A few questions about the mission
Before we order him and the former finance minister, Silvan Shalom, commemorative medallions bearing their profiles and the words "Thank you", we need a few clarifications about their Defensive Shield mission, because the answers could be highly significant for future economic policy.
The funniest aspect of the covert mission Shalom and Gilad fought on the financial front is Gilad's statement that the public basked in its innocence and knew nothing of Israel's economic woes. Thing is, the papers had reported extensively on the horrible situation of the economy and the speed at which it was sliding toward financial crisis.
Gilad's "disclosures," that demand for government bonds had evaporated, that interest rates had soared to the skies, and that the stability of the banks had become questionable, were perfectly well known to each and every player in the capital market.
In fact, the prevailing opinion was that the only ones who didn't get it were the finance minister, Silvan Shalom, and his accountant-general, Nir Gilad. Now Gilad reveals that they had smelled the danger approaching.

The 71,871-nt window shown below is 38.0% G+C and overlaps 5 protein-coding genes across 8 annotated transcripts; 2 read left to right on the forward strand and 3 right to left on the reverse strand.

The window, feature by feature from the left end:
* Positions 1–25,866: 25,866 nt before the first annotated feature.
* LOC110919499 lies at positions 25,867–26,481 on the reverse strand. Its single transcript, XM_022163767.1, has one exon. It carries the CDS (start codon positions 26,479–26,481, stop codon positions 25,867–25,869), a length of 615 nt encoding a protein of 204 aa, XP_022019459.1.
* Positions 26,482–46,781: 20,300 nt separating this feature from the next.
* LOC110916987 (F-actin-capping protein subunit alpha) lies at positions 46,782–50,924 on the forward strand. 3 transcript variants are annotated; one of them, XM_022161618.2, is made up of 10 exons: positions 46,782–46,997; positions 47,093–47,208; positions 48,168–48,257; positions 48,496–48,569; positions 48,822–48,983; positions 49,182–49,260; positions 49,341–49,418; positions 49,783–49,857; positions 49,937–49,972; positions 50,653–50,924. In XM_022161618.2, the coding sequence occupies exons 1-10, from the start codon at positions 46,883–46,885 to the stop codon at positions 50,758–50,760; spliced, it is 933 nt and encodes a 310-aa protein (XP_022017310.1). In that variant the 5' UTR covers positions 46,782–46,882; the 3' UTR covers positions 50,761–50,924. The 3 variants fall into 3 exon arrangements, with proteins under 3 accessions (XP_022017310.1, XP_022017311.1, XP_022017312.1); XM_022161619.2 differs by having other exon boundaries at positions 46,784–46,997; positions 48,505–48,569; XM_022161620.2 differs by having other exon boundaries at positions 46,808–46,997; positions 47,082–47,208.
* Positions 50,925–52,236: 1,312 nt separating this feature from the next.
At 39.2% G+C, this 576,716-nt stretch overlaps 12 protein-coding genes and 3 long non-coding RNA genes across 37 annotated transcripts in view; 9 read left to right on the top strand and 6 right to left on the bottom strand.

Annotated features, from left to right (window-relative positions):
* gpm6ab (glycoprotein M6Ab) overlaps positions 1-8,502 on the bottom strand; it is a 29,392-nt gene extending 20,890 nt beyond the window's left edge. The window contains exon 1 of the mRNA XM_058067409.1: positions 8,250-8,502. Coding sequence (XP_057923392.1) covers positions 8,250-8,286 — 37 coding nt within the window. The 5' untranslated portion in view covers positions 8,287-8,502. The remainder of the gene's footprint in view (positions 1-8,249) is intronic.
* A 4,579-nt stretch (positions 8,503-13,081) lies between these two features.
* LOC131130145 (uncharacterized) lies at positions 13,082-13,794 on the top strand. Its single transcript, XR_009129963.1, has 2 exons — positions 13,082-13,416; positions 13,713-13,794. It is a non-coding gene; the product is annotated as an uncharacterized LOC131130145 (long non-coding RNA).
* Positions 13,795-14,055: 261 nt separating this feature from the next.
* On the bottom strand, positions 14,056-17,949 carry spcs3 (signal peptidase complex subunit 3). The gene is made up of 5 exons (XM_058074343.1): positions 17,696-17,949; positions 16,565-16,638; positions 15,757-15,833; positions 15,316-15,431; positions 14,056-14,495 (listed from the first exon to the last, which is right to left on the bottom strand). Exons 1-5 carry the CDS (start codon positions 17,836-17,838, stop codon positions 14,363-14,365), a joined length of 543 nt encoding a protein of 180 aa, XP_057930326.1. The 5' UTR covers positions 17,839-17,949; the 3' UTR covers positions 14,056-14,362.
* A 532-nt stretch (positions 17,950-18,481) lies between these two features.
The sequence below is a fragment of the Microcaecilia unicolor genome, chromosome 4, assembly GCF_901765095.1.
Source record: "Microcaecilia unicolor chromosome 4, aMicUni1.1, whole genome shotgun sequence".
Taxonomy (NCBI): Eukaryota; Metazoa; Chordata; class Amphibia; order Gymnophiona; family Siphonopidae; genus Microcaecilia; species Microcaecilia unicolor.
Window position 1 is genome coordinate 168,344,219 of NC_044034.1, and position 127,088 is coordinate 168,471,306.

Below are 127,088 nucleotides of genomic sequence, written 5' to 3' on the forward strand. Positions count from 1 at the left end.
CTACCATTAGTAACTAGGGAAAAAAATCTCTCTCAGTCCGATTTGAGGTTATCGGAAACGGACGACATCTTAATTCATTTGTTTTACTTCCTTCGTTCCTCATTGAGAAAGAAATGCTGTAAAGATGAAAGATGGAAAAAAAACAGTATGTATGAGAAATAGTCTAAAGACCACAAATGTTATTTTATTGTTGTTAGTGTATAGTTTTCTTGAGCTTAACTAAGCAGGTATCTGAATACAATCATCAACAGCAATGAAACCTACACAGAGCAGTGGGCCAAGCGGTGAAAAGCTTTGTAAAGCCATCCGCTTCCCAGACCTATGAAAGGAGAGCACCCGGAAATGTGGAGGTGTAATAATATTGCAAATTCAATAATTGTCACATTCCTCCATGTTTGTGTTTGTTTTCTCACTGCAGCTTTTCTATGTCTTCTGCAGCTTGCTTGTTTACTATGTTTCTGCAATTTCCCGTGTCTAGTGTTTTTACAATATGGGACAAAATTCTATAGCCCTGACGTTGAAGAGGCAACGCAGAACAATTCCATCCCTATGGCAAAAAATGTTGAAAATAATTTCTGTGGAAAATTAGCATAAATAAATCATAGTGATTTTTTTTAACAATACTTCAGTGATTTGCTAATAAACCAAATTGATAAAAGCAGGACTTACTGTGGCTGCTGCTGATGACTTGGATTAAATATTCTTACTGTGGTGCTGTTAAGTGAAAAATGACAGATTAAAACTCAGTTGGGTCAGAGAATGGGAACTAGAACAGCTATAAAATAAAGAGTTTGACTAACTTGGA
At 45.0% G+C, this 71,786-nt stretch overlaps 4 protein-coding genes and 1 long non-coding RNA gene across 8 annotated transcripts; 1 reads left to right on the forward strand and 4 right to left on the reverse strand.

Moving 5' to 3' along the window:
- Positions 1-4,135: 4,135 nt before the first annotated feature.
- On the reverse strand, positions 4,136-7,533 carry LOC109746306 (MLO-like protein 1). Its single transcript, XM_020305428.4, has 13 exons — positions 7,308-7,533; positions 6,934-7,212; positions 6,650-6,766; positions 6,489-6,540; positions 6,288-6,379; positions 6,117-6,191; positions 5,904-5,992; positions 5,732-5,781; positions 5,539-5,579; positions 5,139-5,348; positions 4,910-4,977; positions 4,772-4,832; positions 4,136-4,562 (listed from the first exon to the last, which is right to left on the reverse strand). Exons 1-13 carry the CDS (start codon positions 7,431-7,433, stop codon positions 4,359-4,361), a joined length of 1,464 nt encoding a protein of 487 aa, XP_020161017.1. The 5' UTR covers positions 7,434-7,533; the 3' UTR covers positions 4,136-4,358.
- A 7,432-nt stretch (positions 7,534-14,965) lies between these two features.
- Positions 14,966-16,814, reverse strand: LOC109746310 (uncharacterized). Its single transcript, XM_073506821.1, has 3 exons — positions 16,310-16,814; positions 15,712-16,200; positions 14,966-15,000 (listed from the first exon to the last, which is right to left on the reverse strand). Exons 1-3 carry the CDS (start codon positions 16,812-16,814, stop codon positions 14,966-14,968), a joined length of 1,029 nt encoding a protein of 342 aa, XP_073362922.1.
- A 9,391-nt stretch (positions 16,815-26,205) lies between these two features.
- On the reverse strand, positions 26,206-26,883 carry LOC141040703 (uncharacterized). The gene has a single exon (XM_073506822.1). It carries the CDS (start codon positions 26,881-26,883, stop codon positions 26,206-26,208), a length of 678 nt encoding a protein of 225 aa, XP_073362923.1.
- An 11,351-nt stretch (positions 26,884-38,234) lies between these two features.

Maybe they did, but their grasp of the gravity of the situation was certainly not evident in the way they managed Israel's economic policy. Or in the budgets they submitted for 2001 and 2002.
Yet the real question is, what exactly was the Economic Defensive Shield which, according to Gilad, protected the marketplace from financial collapse?
Was he referring to that budget face-lift in mid-2002? It is hard to buy that the brew of tax hikes and a NIS 2 billion budget cut was what averted the financial crisis.
Could he be referring to the government's managing to meet its deficit target of 3.9 percent of GDP? Again, probably not. Remember that 2002 began with a deficit target of 3 percent, and that the treasury only managed to (almost) meet the amended ceiling of 3.9 percent after accounting acrobatics that would make a contortionist burst into tears of envy.
We shall not try to estimate the gap between Israel and South Korea, or Argentina, in June 2002, or now for that matter. But we can take note that the chief component of the heroic mission to save the economy was the Bank of Israel's 3 percent hike in interest rates.